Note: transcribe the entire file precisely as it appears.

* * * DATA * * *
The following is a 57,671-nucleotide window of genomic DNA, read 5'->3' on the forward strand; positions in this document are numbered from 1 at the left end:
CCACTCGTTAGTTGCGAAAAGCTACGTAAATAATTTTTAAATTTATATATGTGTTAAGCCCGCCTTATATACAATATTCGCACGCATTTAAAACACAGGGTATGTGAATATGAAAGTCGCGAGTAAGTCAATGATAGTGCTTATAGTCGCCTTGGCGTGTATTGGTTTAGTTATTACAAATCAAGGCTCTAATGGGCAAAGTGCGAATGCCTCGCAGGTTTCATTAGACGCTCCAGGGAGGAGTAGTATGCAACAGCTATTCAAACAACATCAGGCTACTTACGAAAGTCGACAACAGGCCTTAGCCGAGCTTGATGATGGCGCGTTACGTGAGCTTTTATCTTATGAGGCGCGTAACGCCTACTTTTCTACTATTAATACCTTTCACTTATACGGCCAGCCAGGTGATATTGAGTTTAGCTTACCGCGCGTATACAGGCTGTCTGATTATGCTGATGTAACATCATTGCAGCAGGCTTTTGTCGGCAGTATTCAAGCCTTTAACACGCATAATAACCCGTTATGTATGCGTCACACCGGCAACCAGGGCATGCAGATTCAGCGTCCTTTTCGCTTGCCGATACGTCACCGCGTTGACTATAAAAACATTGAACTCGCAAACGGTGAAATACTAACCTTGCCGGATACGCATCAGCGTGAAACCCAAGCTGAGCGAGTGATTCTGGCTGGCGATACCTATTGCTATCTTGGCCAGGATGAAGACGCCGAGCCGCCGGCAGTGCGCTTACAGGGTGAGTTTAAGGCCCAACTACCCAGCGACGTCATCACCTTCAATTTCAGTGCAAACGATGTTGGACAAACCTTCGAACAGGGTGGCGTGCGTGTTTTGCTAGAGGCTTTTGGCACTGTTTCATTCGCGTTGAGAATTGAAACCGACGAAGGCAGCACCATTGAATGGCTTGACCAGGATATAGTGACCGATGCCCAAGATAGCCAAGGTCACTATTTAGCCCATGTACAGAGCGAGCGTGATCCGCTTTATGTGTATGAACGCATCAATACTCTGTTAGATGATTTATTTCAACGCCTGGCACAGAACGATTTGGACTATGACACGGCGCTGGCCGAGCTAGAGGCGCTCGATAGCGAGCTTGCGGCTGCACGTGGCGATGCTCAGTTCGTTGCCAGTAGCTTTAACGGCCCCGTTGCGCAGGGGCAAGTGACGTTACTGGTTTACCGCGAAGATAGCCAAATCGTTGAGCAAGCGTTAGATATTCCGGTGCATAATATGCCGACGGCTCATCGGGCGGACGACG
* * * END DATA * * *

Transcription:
The following is a 57,671-nucleotide window of genomic DNA, read 5'->3' on the forward strand; positions in this document are numbered from 1 at the left end:
CCACTCGTTAGTTGCGAAAAGCTACGTAAATAATTTTTAAATTTATATATGTGTTAAGCCCGCCTTATATACAATATTCGCACGCATTTAAAACACAGGGTATGTGAATATGAAAGTCGCGAGTAAGTCAATGATAGTGCTTATAGTCGCCTTGGCGTGTATTGGTTTAGTTATTACAAATCAAGGCTCTAATGGGCAAAGTGCGAATGCCTCGCAGGTTTCATTAGACGCTCCAGGGAGGAGTAGTATGCAACAGCTATTCAAACAACATCAGGCTACTTACGAAAGTCGACAACAGGCCTTAGCCGAGCTTGATGATGGCGCGTTACGTGAGCTTTTATCTTATGAGGCGCGTAACGCCTACTTTTCTACTATTAATACCTTTCACTTATACGGCCAGCCAGGTGATATTGAGTTTAGCTTACCGCGCGTATACAGGCTGTCTGATTATGCTGATGTAACATCATTGCAGCAGGCTTTTGTCGGCAGTATTCAAGCCTTTAACACGCATAATAACCCGTTATGTATGCGTCACACCGGCAACCAGGGCATGCAGATTCAGCGTCCTTTTCGCTTGCCGATACGTCACCGCGTTGACTATAAAAACATTGAACTCGCAAACGGTGAAATACTAACCTTGCCGGATACGCATCAGCGTGAAACCCAAGCTGAGCGAGTGATTCTGGCTGGCGATACCTATTGCTATCTTGGCCAGGATGAAGACGCCGAGCCGCCGGCAGTGCGCTTACAGGGTGAGTTTAAGGCCCAACTACCCAGCGACGTCATCACCTTCAATTTCAGTGCAAACGATGTTGGACAAACCTTCGAACAGGGTGGCGTGCGTGTTTTGCTAGAGGCTTTTGGCACTGTTTCATTCGCGTTGAGAATTGAAACCGACGAAGGCAGCACCATTGAATGGCTTGACCAGGATATAGTGACCGATGCCCAAGATAGCCAAGGTCACTATTTAGCCCATGTACAGAGCGAGCGTGATCCGCTTTATGTGTATGAACGCATCAATACTCTGTTAGATGATTTATTTCAACGCCTGGCACAGAACGATTTGGACTATGACACGGCGCTGGCCGAGCTAGAGGCGCTCGATAGCGAGCTTGCGGCTGCACGTGGCGATGCTCAGTTCGTTGCCAGTAGCTTTAACGGCCCCGTTGCGCAGGGGCAAGTGACGTTACTGGTTTACCGCGAAGATAGCCAAATCGTTGAGCAAGCGTTAGATATTCCGGTGCATAATATGCCGACGGCTCATCGGGCGGACGACG